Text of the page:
Yesterday’s post was about a Cosmic Corner brand of fake cannabis. Back in July 2011, Juicy Puff was suddenly ordered off the shelves by the government and temporarily removed from sale after it was found to be contaminated with phenazepam.
Here’s what Associate Minister of Health Peter Dunne had to say at the time. (Emphasis mine.)
DRUG REFORM ON THE WAY
Associate Minister Peter Dunne today said finding phenazepam in a second product within a week reinforced the problem of suppliers being able to put unregulated drugs on the market.
“The people in this industry are generally not trustworthy or reliable,” he said.
“They are fast-buck merchants who, on the one hand claim to be offering a legal and safe alternative to illicit drugs, then throw their hands in the air and say they do not know what is in their products when our testing catches them out.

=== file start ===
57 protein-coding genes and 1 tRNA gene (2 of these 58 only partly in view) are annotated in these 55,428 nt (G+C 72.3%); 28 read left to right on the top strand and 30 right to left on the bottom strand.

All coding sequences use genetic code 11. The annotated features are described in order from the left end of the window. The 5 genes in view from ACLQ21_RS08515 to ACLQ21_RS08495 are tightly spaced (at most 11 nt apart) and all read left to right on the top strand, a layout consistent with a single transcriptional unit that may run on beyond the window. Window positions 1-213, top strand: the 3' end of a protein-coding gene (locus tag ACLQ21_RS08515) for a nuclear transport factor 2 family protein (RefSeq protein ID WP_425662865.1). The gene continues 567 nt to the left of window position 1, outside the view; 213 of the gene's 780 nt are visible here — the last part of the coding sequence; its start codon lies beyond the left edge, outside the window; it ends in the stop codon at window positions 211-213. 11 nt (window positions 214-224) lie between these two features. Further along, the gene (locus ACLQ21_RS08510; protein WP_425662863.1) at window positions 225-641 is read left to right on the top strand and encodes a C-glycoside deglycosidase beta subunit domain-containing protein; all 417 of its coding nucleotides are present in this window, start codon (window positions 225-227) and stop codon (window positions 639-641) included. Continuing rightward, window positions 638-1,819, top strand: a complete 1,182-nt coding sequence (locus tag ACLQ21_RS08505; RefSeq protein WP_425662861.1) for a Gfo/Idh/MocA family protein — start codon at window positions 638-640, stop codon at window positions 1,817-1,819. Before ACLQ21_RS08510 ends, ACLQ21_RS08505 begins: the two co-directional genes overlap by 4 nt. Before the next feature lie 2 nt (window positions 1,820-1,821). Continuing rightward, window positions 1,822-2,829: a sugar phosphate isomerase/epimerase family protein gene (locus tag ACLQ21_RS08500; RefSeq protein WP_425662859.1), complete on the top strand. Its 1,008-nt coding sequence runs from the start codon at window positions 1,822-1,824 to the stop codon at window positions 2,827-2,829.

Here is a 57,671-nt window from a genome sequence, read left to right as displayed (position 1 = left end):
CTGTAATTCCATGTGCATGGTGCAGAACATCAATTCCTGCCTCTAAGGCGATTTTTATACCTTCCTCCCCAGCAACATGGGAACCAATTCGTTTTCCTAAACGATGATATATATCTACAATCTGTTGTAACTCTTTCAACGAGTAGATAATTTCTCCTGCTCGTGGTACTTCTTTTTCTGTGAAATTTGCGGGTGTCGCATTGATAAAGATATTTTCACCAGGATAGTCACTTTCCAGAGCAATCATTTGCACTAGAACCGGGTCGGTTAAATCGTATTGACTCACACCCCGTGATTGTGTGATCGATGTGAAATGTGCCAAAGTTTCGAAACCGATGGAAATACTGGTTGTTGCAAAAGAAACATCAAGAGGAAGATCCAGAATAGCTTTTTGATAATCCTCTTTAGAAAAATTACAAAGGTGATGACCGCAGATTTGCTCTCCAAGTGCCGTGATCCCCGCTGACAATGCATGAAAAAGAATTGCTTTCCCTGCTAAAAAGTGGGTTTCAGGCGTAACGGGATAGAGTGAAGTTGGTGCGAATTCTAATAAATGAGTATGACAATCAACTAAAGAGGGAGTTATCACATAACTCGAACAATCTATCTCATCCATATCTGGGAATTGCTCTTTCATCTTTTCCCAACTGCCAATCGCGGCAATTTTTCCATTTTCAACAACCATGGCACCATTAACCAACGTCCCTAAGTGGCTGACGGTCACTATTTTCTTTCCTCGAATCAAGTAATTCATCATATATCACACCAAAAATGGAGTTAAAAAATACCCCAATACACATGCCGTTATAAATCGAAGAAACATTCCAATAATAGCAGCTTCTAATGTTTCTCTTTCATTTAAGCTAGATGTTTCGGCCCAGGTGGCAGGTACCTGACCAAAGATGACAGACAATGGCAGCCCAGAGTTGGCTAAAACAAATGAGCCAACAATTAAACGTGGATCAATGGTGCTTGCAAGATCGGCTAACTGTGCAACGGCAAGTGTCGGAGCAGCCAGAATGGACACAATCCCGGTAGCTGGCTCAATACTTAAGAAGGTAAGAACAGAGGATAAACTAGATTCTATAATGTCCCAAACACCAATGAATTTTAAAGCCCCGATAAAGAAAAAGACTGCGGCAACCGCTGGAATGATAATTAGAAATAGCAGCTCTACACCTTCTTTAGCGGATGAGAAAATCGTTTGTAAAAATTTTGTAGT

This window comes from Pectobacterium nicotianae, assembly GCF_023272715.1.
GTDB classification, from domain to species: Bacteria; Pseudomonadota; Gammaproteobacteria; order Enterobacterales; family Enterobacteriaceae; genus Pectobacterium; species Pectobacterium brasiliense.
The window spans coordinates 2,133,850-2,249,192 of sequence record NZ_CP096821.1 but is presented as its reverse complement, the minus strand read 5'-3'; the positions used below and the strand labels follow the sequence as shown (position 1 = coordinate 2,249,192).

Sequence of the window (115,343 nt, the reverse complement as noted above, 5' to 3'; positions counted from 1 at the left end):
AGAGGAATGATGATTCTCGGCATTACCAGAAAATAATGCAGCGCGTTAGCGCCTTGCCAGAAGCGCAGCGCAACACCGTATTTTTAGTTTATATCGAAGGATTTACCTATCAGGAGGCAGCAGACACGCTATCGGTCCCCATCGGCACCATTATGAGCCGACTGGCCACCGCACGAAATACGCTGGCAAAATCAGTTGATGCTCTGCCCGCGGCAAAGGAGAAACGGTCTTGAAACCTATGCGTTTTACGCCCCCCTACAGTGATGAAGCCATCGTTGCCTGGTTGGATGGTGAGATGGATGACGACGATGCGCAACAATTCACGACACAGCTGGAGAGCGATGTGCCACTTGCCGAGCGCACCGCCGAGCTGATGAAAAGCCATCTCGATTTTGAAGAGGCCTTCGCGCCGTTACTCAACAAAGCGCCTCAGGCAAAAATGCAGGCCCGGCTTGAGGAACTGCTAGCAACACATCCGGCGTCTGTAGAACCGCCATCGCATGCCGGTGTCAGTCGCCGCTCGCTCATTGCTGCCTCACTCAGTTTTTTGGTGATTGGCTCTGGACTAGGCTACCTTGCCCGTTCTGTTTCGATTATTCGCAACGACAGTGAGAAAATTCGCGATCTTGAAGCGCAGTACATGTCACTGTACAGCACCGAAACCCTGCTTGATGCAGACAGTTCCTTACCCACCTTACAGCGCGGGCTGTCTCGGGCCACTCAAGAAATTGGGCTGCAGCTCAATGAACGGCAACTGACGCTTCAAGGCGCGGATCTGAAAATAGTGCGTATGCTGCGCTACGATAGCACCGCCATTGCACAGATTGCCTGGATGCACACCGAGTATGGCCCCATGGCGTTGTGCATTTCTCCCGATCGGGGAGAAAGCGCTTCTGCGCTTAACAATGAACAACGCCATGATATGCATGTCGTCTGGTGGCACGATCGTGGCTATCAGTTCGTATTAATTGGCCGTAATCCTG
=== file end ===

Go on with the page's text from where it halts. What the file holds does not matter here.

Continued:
“They cannot have it both ways.”
Dunne said restrictions that would curb the marketing and advertising of synthetic cannabis products were just weeks away, and would be made through amendments to the Misuse of Drugs Act.
“In the longer term the solution we are looking at is reversing the onus of proof and making the manufacturers and suppliers prove their products are safe before they get anywhere near the market.
Currently, authorities have to prove such products were unsafe before they could be taken off the market. “We are doing that successfully, but it is not an ideal process. It is cart before horse and the restrictions that will come in the next few weeks are an important step in addressing these issues.”
The following month, in August 2011, Parliament voted to pass the Misuse of Drugs Amendment Act (No 2) 2011. This amendment enabled Peter Dunne to start issuing temporary drug bans called Temporary Class Drug Notices.
Remember how Peter Dunne sold us the follow-up Psychoactive Substances Act?
Here‘s what he told the United Nations Commission on Narcotic Drugs when he took the world stage in Vienna, Austria earlier in 2013. (Emphasis mine.)